Postmenopause can be a difficult and confusing time for a woman. It is the moment after menopause, when a woman is no longer able to get pregnant.
During this stage, when a woman is struggling with physical or emotional postmenopausal symptoms, she has to contend with the concept of aging and the emotional impact associated with infertility. It can be a difficult time of her life, and it is important to remember that there are people to support her and help her through it.
Read on for suggestions of who can help with postmenopausal distress and anxiety.
Your doctor should be the first port of call for any physical or symptomatic concerns that you may have. If you are concerned about ongoing menopausal symptoms, such as hot flashes or night sweats, consulting your doctor is a good place to start. It is important to seek medical advice if you experience vaginal bleeding more than 12 months after your last period, as this could be a sign of potentially serious poor health of the vaginal and uterine area.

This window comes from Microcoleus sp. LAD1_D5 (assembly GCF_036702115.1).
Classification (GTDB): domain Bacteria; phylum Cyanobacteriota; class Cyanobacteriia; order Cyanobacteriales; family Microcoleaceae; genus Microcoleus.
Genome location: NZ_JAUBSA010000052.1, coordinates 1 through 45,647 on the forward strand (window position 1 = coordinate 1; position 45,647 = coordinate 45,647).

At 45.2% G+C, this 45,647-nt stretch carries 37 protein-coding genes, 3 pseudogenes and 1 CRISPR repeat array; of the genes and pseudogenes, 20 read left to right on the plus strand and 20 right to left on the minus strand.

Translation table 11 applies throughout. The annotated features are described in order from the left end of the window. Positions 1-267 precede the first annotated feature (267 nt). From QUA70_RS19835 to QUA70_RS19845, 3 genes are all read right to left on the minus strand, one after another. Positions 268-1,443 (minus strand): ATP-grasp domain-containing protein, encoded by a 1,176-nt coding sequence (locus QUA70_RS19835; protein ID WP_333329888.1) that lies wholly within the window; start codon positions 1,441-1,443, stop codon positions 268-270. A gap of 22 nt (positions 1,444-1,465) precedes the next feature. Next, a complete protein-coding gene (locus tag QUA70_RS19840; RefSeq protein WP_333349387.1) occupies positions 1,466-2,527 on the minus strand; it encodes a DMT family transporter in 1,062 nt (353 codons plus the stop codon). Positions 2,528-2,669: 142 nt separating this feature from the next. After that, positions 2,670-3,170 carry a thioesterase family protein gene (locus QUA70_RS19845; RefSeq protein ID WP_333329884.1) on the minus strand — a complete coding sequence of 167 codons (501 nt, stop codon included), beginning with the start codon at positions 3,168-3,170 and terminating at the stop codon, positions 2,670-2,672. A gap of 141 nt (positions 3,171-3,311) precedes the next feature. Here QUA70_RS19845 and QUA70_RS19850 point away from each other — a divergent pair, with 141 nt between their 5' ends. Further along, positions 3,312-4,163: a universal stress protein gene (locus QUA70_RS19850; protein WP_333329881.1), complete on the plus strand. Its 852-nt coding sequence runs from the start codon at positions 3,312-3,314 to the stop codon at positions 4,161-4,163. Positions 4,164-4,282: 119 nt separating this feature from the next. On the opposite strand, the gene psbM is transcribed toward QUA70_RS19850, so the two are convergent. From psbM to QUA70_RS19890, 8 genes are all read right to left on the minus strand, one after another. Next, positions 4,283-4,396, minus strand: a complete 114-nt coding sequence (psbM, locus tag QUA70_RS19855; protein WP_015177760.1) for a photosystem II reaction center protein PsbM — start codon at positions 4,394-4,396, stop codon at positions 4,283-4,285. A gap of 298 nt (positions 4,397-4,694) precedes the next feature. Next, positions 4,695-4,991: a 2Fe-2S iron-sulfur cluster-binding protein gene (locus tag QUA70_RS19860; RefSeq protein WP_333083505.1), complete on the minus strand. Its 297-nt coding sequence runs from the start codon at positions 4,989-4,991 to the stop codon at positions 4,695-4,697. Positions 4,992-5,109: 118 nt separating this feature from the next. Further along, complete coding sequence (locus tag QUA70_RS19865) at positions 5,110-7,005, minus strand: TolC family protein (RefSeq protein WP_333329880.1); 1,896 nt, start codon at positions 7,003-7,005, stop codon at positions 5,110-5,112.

It is highly important you reach out to your partner while you're experiencing postmenopause symptoms. He may not be fully aware of what you are going through, but he could give you much-needed support. While it can be a difficult topic to breach, try speaking to him about how you are feeling at this pivotal moment in your life, and what your physical symptoms are doing to your body. If you do not communicate with him, it could cause friction in your relationship and worsen some of your symptoms, such as anxiety.
f you have friends of a similar age, you are likely experiencing similar symptoms and emotions. Talk about how you are feeling with your friends, laugh, and help each other through this challenging time. Support from your friends is essential for emotional health and reaching out, in turn, could help them open up, as well.
Postmenopause can be a difficult stage of a woman's life. For medical or symptomatic concerns, it is important to consult a doctor. For moments of anxiety, your partner, friends and family are there to support you.
For more information on postmenopause, and how its symptoms may be treated, click on the link below.
- BMJ Group. "Menopause: What is it?" Patient Leaflet. 2007.
- Hopkins, Virginia. Lee, John R. M.D. What Your Doctor May Not Tell You About Menopause. New York: Warner Books Inc., 1996.
- Love, Susan M.D. Menopause and Hormone Book. New York: Three Rivers Press, 2003.
- Martin, Raquel. The Estrogen Alternative. Rochester, VT: Healing Arts Press, 2000.